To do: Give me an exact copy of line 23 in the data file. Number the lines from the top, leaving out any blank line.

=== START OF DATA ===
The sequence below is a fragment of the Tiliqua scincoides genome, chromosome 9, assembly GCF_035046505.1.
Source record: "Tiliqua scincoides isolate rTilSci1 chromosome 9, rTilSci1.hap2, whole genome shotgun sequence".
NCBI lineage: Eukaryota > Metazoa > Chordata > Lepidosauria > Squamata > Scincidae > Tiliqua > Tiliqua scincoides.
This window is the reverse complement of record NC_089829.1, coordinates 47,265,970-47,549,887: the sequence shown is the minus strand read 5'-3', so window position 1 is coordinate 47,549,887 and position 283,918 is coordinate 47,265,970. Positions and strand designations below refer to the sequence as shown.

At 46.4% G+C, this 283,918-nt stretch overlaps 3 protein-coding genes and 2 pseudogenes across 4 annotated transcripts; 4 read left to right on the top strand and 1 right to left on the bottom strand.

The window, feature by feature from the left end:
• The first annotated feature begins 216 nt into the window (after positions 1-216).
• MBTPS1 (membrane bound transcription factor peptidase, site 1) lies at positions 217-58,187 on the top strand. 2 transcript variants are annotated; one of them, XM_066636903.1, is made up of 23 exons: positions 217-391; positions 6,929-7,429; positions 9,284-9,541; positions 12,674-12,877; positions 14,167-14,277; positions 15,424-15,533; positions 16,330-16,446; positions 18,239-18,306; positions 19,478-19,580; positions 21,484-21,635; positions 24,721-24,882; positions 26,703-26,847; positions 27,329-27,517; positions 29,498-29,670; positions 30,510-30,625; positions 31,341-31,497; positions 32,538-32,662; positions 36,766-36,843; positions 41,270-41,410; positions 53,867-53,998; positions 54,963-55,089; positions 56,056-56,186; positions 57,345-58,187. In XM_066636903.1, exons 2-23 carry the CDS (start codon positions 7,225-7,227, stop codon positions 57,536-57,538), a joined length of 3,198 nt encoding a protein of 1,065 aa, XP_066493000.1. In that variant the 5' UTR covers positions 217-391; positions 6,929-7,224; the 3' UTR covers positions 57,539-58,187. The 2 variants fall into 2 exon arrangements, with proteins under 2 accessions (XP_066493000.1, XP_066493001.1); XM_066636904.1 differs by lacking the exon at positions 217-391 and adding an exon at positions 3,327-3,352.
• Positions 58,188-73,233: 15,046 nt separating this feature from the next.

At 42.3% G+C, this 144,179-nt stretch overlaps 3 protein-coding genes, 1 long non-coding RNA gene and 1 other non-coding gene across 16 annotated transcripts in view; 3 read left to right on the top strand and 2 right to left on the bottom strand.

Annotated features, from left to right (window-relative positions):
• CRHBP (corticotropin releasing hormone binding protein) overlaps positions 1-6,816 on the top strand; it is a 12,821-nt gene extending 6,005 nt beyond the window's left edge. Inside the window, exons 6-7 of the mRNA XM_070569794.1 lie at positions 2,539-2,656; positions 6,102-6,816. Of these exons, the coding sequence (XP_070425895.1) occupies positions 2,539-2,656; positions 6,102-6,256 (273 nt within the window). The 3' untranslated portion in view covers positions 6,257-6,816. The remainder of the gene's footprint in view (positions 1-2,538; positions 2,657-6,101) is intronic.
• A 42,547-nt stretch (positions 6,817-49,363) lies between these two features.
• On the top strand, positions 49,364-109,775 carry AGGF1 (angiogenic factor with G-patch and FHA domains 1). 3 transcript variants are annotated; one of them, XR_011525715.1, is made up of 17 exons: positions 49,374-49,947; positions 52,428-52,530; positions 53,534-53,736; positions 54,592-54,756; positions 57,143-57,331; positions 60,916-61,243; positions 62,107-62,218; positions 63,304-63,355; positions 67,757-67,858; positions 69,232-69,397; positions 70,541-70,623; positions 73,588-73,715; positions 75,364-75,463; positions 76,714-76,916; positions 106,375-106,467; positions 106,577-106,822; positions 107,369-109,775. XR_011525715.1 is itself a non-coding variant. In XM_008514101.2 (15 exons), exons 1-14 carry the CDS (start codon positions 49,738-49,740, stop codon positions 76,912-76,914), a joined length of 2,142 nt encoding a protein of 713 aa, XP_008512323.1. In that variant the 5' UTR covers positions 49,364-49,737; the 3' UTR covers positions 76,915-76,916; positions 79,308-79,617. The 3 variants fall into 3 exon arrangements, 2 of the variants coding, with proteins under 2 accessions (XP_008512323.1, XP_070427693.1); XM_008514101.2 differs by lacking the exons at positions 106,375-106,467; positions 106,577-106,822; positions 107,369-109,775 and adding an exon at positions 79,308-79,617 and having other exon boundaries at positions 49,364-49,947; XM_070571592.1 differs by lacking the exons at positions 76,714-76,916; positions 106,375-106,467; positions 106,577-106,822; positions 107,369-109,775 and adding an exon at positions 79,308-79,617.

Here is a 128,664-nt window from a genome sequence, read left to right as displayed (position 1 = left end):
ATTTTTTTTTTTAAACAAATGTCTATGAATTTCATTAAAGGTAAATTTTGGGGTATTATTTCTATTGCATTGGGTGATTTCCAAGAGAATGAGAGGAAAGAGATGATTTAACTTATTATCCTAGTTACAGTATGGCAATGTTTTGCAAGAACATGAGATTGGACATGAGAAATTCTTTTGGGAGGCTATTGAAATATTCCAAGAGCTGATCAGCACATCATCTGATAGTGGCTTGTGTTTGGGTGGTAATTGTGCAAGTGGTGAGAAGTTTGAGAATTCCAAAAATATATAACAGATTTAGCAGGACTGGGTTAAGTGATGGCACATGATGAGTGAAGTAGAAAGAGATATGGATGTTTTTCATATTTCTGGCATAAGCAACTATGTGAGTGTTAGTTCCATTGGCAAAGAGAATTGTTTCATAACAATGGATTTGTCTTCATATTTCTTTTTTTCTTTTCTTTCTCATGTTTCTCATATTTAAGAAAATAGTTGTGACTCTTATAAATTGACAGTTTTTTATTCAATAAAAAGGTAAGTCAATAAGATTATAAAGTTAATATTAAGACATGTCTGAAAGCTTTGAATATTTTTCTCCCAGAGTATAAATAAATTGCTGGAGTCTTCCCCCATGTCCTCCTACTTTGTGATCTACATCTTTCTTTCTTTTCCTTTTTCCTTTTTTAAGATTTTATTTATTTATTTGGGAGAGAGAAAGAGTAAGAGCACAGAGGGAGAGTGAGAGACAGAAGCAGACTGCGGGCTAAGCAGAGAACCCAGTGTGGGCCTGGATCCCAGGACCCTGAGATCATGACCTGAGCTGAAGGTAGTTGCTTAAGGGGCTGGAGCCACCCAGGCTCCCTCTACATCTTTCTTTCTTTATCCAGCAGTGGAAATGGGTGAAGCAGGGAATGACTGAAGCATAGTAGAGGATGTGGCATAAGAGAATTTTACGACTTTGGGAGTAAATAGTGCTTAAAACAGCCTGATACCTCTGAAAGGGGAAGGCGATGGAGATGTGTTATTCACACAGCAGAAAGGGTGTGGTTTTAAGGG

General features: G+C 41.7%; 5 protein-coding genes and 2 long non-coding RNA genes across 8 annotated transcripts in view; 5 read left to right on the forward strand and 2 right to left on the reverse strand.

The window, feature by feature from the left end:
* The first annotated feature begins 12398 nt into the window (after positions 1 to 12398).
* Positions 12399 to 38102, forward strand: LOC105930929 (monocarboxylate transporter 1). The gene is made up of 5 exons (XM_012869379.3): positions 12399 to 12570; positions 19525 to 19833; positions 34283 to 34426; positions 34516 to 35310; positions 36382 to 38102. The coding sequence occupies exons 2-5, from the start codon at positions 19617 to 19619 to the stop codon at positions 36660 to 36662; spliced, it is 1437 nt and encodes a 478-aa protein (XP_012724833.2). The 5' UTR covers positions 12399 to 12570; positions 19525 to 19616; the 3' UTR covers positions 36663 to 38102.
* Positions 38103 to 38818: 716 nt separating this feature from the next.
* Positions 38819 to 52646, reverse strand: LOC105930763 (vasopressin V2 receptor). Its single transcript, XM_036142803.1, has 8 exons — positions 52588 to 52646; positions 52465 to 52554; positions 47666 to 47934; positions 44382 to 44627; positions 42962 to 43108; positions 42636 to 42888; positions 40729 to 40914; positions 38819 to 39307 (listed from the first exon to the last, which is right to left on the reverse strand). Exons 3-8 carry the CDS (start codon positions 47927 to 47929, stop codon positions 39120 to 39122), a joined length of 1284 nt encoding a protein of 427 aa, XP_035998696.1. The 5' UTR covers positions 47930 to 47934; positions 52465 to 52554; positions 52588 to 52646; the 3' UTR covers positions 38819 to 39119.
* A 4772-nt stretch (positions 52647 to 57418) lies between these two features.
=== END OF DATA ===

* A 4772-nt stretch (positions 52647 to 57418) lies between these two features.